Details: And what did you learn from Mr. Ali?
Mike Tyson: Believe it or not, with all that poetry and the butterflies, what I learned from Ali was meanness. He was the meanest fighter of all time. He'd be in there with Foreman, hardest puncher of all time, he'd be in there with Frazier, another hardest puncher, and he'd be taking it, boom, getting pounded, and then he'd turn, when it was his time, and you'd look at that face, and he's screaming. [Does an Ali impression] "I'm not [Throws a punch] scared [Throws a punch] of you, you fucking faggot. [Throws two punches] You fucking punk. I'm fucking God, and worship me. I'm the greatest. [Throws two punches] You're a little fucking boy, cocksucker." Nobody at ringside reported it, but nobody shit-talked like Ali.

Details: Can you take all the lessons you learned from boxing—tenacity, intimidation, high pain thresholds—and apply them to the next stage of your life?
Mike Tyson: Definitely, but it takes rationality. And it takes balance. I can't live in the world like I lived in the ring, always at some extreme, always looking for that edge that'll tip the balance. If I were to say something to you now that would offend you, I could tell myself, I penetrated his defenses—I put a dent in him. So what? So I have another feather in my cap?

Details: So if boxing is the art of taking rage and terror and disciplining them into assets, then...
Mike Tyson: There's no rage and terror in boxing. If there is, they're counting to 10 over you.

Details: But if...
Mike Tyson: No buts. Eight, nine, 10.

Details: So what is discipline?
Mike Tyson: Discipline is doing what you hate to do, but nonetheless doing it like you love it.

Details: And how do you that?
Mike Tyson: [Smiles] With discipline.

Details: And can Mike Tyson apply that discipline to his life outside the ring?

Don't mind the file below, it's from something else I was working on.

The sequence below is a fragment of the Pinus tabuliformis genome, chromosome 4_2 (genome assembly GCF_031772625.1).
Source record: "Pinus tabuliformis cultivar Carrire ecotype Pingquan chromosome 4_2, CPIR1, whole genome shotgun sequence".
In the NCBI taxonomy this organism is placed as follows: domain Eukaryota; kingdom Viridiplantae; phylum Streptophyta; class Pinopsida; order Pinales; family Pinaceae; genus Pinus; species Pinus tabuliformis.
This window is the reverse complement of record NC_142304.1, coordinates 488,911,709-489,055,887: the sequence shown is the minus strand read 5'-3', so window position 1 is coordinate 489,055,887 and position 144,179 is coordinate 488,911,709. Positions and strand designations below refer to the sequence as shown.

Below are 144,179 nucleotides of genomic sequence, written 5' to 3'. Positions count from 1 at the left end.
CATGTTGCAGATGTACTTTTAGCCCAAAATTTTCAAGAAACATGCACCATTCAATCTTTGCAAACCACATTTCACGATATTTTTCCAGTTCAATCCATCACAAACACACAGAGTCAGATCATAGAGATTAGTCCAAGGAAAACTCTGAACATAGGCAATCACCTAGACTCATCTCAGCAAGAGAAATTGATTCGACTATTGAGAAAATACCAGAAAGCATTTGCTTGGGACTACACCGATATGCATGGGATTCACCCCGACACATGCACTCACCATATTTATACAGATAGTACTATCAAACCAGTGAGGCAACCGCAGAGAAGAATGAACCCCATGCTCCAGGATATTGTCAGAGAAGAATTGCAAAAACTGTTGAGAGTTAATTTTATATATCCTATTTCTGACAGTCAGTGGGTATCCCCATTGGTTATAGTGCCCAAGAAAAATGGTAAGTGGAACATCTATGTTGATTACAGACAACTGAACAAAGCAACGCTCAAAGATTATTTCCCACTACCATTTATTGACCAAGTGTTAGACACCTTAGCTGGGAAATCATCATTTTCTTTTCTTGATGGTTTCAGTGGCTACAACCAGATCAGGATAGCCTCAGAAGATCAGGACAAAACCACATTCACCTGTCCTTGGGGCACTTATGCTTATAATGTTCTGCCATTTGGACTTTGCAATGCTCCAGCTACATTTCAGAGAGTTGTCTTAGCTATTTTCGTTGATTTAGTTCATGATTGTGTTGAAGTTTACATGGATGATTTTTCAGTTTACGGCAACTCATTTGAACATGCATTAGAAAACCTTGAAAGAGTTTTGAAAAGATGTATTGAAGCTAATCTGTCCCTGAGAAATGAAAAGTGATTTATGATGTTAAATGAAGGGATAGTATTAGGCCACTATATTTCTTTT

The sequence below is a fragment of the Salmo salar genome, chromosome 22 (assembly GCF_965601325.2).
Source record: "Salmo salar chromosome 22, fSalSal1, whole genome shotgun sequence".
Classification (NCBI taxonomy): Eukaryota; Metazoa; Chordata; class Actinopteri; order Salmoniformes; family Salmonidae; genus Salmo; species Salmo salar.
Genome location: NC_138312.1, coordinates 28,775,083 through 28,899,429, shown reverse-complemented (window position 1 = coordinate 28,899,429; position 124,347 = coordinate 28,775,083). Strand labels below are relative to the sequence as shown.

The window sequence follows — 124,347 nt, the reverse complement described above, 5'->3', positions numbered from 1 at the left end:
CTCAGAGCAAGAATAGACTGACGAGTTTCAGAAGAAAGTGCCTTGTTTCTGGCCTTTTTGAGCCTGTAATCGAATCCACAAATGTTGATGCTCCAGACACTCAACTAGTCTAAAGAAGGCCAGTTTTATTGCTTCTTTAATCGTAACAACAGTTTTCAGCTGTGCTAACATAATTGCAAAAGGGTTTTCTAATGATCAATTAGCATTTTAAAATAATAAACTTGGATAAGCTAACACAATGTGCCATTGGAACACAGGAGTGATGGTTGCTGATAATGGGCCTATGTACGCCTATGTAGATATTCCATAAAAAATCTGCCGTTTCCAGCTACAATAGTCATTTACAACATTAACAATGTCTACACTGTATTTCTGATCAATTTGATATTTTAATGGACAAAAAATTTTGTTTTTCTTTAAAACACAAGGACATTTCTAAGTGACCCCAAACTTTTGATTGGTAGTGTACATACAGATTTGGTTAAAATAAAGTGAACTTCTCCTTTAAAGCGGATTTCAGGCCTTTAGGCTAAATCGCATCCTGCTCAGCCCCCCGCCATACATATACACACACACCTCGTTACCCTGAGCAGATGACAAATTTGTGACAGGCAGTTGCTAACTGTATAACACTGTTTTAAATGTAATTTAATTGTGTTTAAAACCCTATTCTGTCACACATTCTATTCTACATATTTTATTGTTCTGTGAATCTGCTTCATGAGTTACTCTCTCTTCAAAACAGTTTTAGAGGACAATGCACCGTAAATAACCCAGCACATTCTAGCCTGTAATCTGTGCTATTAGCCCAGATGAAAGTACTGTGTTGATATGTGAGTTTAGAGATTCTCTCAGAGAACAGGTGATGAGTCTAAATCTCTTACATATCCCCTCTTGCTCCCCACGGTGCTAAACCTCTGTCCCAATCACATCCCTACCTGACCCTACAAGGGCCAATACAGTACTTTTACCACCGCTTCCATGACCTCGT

Mike Tyson: I try, so hard, but it's hard. I still live in the extremes.

Details: You learned discipline...
Mike Tyson: From Cus D'Amato.

Details: Is there someone like Cus in your life now?
Mike Tyson: I'm not a guru follower. I have to be my own Cus. I have to be the man who takes the boy under his wing, protects him, knows him better than himself. I'm still that little boy; I just have to learn how to protect him a little better.

Details: You have to learn to love him?
Mike Tyson: He has to learn to love himself.

Details: Why do you think you lost your first bout, to James "Buster" Douglas in 1990?
Mike Tyson: I just stopped caring. I just stopped feeling Cus inside me. All those headlines. I didn't care about boxing. And when Douglas got up after I knocked him down and came back at me—I didn't have it in me. I didn't have it in me when I knocked him down, either. It's just...more power to him, he got up. Nobody else had.

Details: And what about the infamous Holyfield fight?
Mike Tyson: Man, I didn't care about boxing anymore. I was wrong to do that—all wrong—all crazy to do that. But that wasn't about boxing. I just wanted to fucking maim him. I had no business being in that ring. A year out of prison, 16 months out of prison, already with two belts to defend? I had no business with those belts. I was already done. They put you, a writer, in prison, for three years, hands tied behind your back. Then they put you up against some hack, and you outwrite him, and they give you two awards. And then I put you up against a Nobel Prize winner? Absurd.

Details: So what were you thinking when you bit him?
Mike Tyson: I wasn't thinking. I wasn't training for that fight. I was on fucking drugs, thinking I was a god. I should've been home with my family, man. My kids.